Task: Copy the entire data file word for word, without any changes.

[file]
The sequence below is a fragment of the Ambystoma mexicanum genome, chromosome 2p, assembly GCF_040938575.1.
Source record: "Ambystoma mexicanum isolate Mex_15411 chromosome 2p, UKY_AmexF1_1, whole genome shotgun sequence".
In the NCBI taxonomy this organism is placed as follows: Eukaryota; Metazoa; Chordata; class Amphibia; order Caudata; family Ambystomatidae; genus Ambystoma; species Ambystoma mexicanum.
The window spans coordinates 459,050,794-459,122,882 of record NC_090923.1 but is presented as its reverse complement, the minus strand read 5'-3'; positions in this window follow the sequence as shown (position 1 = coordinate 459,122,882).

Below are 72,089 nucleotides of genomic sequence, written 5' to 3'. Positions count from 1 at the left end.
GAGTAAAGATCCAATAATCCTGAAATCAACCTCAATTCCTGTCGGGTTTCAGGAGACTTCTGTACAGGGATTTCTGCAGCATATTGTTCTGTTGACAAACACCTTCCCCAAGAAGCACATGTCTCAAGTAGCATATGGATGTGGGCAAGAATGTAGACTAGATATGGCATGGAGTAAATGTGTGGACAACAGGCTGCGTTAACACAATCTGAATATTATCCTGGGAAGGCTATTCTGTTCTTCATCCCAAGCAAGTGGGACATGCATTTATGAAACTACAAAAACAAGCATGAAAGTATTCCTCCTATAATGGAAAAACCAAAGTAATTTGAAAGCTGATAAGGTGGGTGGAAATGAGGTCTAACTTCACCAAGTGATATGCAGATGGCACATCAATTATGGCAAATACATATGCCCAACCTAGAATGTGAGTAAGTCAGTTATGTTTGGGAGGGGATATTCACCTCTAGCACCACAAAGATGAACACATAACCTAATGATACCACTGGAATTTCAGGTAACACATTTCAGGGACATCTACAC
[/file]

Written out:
The sequence below is a fragment of the Ambystoma mexicanum genome, chromosome 2p, assembly GCF_040938575.1.
Source record: "Ambystoma mexicanum isolate Mex_15411 chromosome 2p, UKY_AmexF1_1, whole genome shotgun sequence".
In the NCBI taxonomy this organism is placed as follows: Eukaryota; Metazoa; Chordata; class Amphibia; order Caudata; family Ambystomatidae; genus Ambystoma; species Ambystoma mexicanum.
The window spans coordinates 459,050,794-459,122,882 of record NC_090923.1 but is presented as its reverse complement, the minus strand read 5'-3'; positions in this window follow the sequence as shown (position 1 = coordinate 459,122,882).

Below are 72,089 nucleotides of genomic sequence, written 5' to 3'. Positions count from 1 at the left end.
GAGTAAAGATCCAATAATCCTGAAATCAACCTCAATTCCTGTCGGGTTTCAGGAGACTTCTGTACAGGGATTTCTGCAGCATATTGTTCTGTTGACAAACACCTTCCCCAAGAAGCACATGTCTCAAGTAGCATATGGATGTGGGCAAGAATGTAGACTAGATATGGCATGGAGTAAATGTGTGGACAACAGGCTGCGTTAACACAATCTGAATATTATCCTGGGAAGGCTATTCTGTTCTTCATCCCAAGCAAGTGGGACATGCATTTATGAAACTACAAAAACAAGCATGAAAGTATTCCTCCTATAATGGAAAAACCAAAGTAATTTGAAAGCTGATAAGGTGGGTGGAAATGAGGTCTAACTTCACCAAGTGATATGCAGATGGCACATCAATTATGGCAAATACATATGCCCAACCTAGAATGTGAGTAAGTCAGTTATGTTTGGGAGGGGATATTCACCTCTAGCACCACAAAGATGAACACATAACCTAATGATACCACTGGAATTTCAGGTAACACATTTCAGGGACATCTACAC